Stroke drug could be used more widely

A drug that breaks up blood clots in stroke patients’ brains could be used more widely without increased risk, a study shows.

It had been thought that giving the drug to people with signs of early brain damage caused by a stroke would increase the chances of them suffering a bleed - which can be fatal.

The study is the first to show that early tissue damage seen in brain scans does not necessarily indicate an increased risk of bleeding.

Benefits for patients

Patients with early tissue damage from strokes are less likely to make a full recovery, but still benefit from receiving the drug.

The drug - called alteplase - is the only treatment for stroke caused by a blocked blood vessel in the brain.

Worries over the appearance of brain scans have probably meant patients who could have benefitted from alteplase did not receive it.

Experts were concerned that patients with early brain tissue damage - which can be difficult for doctors to see - were more likely to suffer a bleed if they were treated with alteplase.

Risk factors

Researchers found there is only an increased risk of bleeds in patients with multiple signs of tissue damage caused by other diseases and signs of a fresh blood clot.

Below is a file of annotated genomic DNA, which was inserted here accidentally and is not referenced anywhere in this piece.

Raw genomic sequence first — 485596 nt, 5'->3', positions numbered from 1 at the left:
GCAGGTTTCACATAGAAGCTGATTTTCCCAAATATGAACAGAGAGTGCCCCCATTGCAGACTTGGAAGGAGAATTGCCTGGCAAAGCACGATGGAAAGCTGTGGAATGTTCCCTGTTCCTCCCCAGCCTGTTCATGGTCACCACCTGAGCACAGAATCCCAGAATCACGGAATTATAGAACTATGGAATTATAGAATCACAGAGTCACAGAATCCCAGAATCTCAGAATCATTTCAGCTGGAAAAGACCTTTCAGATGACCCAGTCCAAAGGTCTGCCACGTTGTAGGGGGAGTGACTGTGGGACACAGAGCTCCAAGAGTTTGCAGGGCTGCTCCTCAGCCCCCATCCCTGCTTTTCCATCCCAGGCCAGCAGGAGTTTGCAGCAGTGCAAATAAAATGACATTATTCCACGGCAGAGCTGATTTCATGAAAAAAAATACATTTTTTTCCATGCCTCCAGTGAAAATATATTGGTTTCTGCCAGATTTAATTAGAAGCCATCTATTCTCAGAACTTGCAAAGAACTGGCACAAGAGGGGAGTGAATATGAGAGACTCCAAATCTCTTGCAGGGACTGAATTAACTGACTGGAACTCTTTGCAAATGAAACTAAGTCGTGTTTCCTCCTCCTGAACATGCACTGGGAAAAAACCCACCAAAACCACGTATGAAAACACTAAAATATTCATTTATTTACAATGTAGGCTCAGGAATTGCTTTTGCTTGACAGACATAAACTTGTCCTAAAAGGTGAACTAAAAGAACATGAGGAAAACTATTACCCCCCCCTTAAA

In the small number of people with old tissue damage and a new blood clot, 14 per cent of those given alteplase are likely to have a haemorrhage.

In people without these signs, three per cent are expected to suffer a bleed if they are given the drug.

Bleeding in the brain is the main side effect of alteplase, so if we can avoid that hazard, then patients are more likely to benefit.

Professor Joanna WardlawSchool of Clinical Sciences

Effectiveness of treatment

Researchers analysed more than 3,000 people involved in a clinical trial assessing the effectiveness of alteplase as a stroke treatment.

Patient risk factors are easy to identify in brain scans, enabling doctors to decide whether the risk to patients outweighs the potential benefits of receiving alteplase.

The study, published in the journal The Lancet Neurology, was funded by the Medical Research Council.